The first nugget of theological gold that we can mine from this equation (and indeed, from any equation) is that for equations to function at all depends on the existence of Truth. Obvious truths like this point us towards the existence of ultimate Truth. And in a world beset by relativism and all manner of postmodern pandering to insufferable nonsense, it is encouraging to step back from the fray and take solace in the fact that mathematics at least can provide us with sound, reliable, unquestionable Truth.

And a mathematical mind could even easily construct a little proof to refute the pernicious doctrine of absolute relativism: ‘Suppose there are no absolute truths; then it would follow that There are no absolute truths would be an absolute truth. Contradiction! QED.’

But we can go further than arguing the mere existence of mathematical truth — we can follow this trail of revelation by noting that mathematical truths consistently and inexplicably describe with impeccable precision the behaviour of the universe in which we live. As the Nobel Prize-winning scientist Richard Feynman once commented, “The fact that there are rules at all to be checked is a kind of miracle; that it is possible to find a rule, like the inverse square law of gravitation, is some sort of miracle. It is not understood at all, but it leads to the possibility of prediction”.

I have elsewhere referred to this inexplicability as ‘The Orderliness Argument’ for the existence of a consistent God who enables and sustains the natural laws of the universe. And in a similar vein, one could use the Cosmological and Teleological Arguments to argue for (but not ‘prove’ — note my epistemological caution!) the existence of a spiritual and eternal Creator and Designer; the Moral Argument then shows that even evil points towards the existence of absolute moral Goodness; finally, the Historical Argument confirms our faith in the God of the Bible and leads us to identify the biblical God with these other philosophical accounts of Deity.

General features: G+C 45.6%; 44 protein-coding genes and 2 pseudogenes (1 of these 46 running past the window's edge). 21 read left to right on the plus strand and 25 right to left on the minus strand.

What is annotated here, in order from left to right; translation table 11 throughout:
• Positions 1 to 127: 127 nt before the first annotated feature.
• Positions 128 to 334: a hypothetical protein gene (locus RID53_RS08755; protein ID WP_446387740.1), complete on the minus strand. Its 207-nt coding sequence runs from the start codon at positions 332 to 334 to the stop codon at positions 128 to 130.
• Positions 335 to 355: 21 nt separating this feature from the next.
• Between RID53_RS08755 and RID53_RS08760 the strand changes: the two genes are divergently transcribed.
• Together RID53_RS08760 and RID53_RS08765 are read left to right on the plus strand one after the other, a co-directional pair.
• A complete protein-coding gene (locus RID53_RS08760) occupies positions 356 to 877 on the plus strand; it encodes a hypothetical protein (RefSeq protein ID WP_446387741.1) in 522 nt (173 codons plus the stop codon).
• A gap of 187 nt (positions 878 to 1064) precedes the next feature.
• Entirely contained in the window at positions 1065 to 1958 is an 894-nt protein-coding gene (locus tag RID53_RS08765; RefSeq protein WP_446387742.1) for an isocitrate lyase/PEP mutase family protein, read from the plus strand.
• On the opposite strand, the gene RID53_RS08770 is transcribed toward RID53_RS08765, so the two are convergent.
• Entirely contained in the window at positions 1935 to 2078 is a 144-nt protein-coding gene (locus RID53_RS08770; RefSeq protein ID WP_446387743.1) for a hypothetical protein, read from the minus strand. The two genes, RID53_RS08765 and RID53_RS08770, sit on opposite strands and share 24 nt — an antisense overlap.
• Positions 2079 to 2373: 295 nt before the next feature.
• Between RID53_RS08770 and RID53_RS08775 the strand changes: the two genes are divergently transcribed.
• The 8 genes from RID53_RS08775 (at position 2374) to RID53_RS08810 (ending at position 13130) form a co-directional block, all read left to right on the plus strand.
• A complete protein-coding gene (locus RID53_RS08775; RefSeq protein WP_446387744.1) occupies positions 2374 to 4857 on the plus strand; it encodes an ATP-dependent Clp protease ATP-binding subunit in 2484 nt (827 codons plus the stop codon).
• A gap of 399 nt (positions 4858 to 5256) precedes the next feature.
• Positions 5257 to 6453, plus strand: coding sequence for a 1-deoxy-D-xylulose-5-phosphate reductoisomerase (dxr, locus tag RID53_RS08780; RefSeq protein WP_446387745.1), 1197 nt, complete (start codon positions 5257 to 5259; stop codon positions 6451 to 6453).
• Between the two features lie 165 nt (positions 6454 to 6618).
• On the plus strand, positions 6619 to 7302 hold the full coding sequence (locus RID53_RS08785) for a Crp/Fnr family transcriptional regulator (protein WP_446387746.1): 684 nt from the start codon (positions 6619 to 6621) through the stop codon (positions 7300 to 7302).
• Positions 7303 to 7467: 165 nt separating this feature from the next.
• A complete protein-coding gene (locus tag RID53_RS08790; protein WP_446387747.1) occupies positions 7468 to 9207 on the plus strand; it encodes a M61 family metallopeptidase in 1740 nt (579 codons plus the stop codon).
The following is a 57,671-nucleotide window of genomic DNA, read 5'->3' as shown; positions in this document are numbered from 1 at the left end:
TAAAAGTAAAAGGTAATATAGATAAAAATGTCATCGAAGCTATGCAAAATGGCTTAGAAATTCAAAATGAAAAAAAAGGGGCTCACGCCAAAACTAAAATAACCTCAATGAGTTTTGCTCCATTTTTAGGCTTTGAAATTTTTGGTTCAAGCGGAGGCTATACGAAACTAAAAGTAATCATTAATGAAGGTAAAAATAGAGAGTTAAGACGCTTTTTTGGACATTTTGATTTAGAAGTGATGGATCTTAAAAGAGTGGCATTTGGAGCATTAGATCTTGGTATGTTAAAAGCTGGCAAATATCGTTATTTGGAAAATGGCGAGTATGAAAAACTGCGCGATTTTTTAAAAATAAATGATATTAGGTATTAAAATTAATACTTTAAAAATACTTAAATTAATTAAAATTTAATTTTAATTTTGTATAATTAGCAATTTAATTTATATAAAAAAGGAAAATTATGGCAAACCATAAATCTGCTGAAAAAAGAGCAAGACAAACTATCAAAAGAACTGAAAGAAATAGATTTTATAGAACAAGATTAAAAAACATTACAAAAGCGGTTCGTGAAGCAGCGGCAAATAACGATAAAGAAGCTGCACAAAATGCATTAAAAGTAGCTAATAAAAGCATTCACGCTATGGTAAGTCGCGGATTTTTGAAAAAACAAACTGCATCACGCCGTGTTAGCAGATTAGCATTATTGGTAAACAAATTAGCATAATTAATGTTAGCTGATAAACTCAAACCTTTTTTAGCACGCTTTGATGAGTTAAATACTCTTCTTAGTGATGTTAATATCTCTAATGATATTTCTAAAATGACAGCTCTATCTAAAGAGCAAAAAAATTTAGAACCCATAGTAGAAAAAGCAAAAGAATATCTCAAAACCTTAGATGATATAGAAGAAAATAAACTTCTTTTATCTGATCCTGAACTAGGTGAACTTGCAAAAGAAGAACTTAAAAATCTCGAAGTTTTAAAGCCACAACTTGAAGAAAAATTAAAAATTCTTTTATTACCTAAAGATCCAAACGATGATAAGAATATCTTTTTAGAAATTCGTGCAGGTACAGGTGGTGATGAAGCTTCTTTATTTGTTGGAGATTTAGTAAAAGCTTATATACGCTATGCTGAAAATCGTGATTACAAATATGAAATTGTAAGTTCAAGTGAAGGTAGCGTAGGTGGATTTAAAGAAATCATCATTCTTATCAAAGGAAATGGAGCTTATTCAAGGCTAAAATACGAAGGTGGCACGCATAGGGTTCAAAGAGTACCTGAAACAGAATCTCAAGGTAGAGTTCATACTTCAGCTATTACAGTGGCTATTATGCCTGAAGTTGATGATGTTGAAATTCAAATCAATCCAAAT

One is equal to Three — the mystery of the Trinity, and the dignity of ‘The Person’.
…he was even calling God his own Father, making himself equal with God. (John 5:18)

Thus far we have simply contented ourselves with the trivial observation that if one is less than three, then it is necessarily also true that one is less-than-or-equal-to three. But now that we have mentioned the God of the Bible, whom we believe to be One Holy Undivided Trinity, the One and the Three now grow in significance, causing our philosophical courage to rise and our analytical boldness to grow.

For the biblical God reveals himself through the Scriptural narrative as uniquely One — the God who alone is worthy of worship, and also as Three — Father, Son, and Holy Spirit. Now to be one God and yet three Persons implies no necessary contradiction: Trinitarian dogma does not state that God is one God and three Gods, or one Person and three Persons, but rather merely one God and three Persons.

But the fact that each of these Persons is fully God means that it seems somewhat meaningful to suggest that ‘1=3’ in the context of the Trinity. Properly, what we mean is perhaps something more like V(1P)=V(3P), where V(x) is the function assessing the Value of x, and xP is the number of divine Persons. And since the infinite value of the divine Persons follows from their divine nature, it is independent of their number.